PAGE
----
Van Aert wins stage 7 as big names lose time: Daily Tour Digest

by Dane Cash


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Wout van Aert powered to his second victory of this year’s Tour de France on a stage 7 that featured no shortage of action despite its seemingly tame parcours.

The marquee sprinters in the peloton were dropped very early on the stage as Bora-Hansgrohe put in a big turn of pace on the day’s first climb, and the reduced peloton eventually opened an unbridgeable gap to those chasing in two main groups behind. Then, with around 40 kilometers to go, crosswinds blew that reduced peloton apart. Big names like Tadej Pogacar and Mikel Landa were among those caught behind splits, and although two groups of chasers joined together, those behind were unable to close down the gap. Richard Carapaz would then suffer an untimely puncture, dropping back to the chasing group as well.

What was left of the pack battled for the stage victory in a sprint, with van Aert topping Edvald Boasson Hagen and Bryan Coquard to nab the victory. Despite the hard work of his Bora team, Peter Sagan dropped his chain in the finale and finished 13th. He did, at least, retake the green jersey from Sam Bennett on the day.

Pogacar, Carapaz, and Landa rolled across the line 1:21 down. Adam Yates finished safely with the leaders to retain his yellow jersey with Primoz Roglic still in second and Guillaume Martin now third overall after Pogacar’s drop down the GC standings.

The 168-kilometer stage from Millau to Lavaur saw action right from the start. A handful of riders tried to get clear of the peloton in the early goings, with the Côte de Luzençon seeming like a fitting place for the day’s breakaway to solidify, but Bora had other plans. The German squad drilled it at the front on the third-category climb, dropping the likes of Bennett, Caleb Ewan, Giacomo Nizzolo, Cees Bol, Alexander Kristoff, and others.

The chasers would form groups as Bora continued to push the pace onto the next (uncategorized) climb, with Bennett’s group looking at times like it was close to reconnecting with the peloton—but those behind could not fully close down the gap. Eventually, it began to grow. By the top of the Col de Peyronnenc at a little over 70 kilometers into the stage, it was clear that sprinters were not coming back.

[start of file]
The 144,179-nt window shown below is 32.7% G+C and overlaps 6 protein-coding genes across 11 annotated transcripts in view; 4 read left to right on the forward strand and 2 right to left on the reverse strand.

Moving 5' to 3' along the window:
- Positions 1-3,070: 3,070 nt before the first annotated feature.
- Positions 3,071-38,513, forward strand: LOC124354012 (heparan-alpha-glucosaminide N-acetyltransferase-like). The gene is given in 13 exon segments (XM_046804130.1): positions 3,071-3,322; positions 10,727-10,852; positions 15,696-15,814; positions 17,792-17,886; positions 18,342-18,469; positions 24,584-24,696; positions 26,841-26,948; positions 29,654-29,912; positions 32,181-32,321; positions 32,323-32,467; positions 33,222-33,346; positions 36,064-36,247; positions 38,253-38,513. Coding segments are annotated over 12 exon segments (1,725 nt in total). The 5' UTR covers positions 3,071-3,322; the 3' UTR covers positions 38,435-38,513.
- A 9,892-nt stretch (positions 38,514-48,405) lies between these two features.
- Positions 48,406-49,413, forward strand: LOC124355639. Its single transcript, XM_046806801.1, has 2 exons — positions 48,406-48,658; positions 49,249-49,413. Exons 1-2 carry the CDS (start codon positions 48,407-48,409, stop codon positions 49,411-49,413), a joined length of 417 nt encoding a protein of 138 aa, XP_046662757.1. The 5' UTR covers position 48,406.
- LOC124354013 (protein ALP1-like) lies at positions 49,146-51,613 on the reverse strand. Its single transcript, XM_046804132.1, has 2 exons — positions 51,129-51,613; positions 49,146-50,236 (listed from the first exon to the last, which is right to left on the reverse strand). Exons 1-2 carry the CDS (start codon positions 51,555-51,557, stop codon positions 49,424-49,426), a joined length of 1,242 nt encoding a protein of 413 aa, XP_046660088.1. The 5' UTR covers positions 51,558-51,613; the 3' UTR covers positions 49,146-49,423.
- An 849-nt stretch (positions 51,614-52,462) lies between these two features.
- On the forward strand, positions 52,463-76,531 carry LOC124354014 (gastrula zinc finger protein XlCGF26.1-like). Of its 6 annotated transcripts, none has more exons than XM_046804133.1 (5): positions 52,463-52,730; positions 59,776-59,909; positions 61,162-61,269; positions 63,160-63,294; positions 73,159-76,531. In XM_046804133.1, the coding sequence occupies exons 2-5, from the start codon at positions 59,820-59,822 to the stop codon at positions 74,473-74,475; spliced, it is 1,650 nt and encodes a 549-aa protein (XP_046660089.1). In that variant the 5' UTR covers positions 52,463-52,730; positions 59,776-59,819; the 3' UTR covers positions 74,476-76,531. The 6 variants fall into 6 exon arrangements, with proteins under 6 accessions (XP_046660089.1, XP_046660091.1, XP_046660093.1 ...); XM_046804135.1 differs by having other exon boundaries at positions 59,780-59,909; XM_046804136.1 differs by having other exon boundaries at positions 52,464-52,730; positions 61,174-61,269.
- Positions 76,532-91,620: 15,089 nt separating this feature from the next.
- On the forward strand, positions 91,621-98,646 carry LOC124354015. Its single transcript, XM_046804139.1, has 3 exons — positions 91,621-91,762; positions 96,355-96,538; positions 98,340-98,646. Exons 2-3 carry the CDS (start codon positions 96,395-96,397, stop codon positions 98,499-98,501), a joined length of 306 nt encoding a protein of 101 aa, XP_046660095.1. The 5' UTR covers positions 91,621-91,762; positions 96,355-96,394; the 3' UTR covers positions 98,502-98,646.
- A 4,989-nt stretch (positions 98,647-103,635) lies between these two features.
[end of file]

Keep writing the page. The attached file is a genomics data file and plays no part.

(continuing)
Thomas De Gendt pushed clear from the pack following the climb and spent more than an hour off the front, but the peloton worked to keep the gap very small.

With around 50 kilometers to go, Pogacar suffered a mechanical and then Landa went down in a crash with his Bahrain-McLaren teammates. Under other circumstances, the incidents might not have led to any time losses, but with 40 kilometers to go, the peloton hit an exposed stretch of the route with a strong cross tailwind. De Gendt was reeled in, and with Ineos pushing the pace, the peloton quickly split into echelons. Pogacar, Landa, and the Trek-Segafredo duo of Bauke Mollema and Richie Porte were among those caught out, and those still in front began working with Ineos to build the advantage, opening clear gap on the chasers.

Unfortunately for Ineos, Carapaz punctured inside the final 20 kilometers, and although the team sent Jonathan Castroviejo back to help, they were unable to rejoin the leaders, ultimately drifting back into a chase group.

NTT led the way as the select group at the front pulled into the finale, but Boasson Hagen was left to launch his sprint perhaps earlier than he would have wanted. Julian Alaphilippe briefly challenged at the front before he made contact with Jasper Stuyven and then dropped back. In the final hundred meters, Van Aert surged on the right side of the road and pulled ahead to take the win.

“I’m really proud of this one. Straight from the gun it was all out actually,” van Aert said after the dramatic day of racing. “I have to say, impressive stage from Bora-Hansgrohe. They went flat out on the first KOM and made sure that a lot of sprinters were dropped already. Afterwards it was always hectic. Everybody always feared the crosswinds. In the final we saw it was worth it to put a lot of energy into positioning. I think I was with Primoz the whole stage in the front. Good day for the team.”

Top 10, stage 7

1 VAN AERT Wout (Team Jumbo-Visma) 3:32:03
2 BOASSON HAGEN Edvald (NTT Pro Cycling)
3 COQUARD Bryan (B&B Hotels – Vital Concept p/b KTM)
4 LAPORTE Christophe (Cofidis, Solutions Crédits)
5 STUYVEN Jasper (Trek – Segafredo)
6 VENTURINI Clément (AG2R La Mondiale)
7 HOFSTETTER Hugo (Israel Start-Up Nation)
8 BERNAL Egan (INEOS Grenadiers)
9 YATES Adam (Mitchelton-Scott)
10 VALVERDE Alejandro (Movistar Team)

Top 10, GC

1 YATES Adam (Mitchelton-Scott) 30:36:00
2 ROGLIC Primoz (Team Jumbo-Visma) 0:03
3 MARTIN Guillaume (Cofidis, Solutions Crédits) 0:09
4 BERNAL Egan (INEOS Grenadiers) 0:13
5 DUMOULIN Tom (Team Jumbo-Visma)
6 QUINTANA Nairo (Team Arkéa Samsic)
7 BARDET Romain (AG2R La Mondiale)
8 LÓPEZ Miguel Ángel (Astana Pro Team)
9 PINOT Thibaut (Groupama – FDJ)
10 URÁN Rigoberto (EF Pro Cycling)

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Today’s featured image of Wout van Aert winning stage 7 of the Tour de France comes from Cor Vos.

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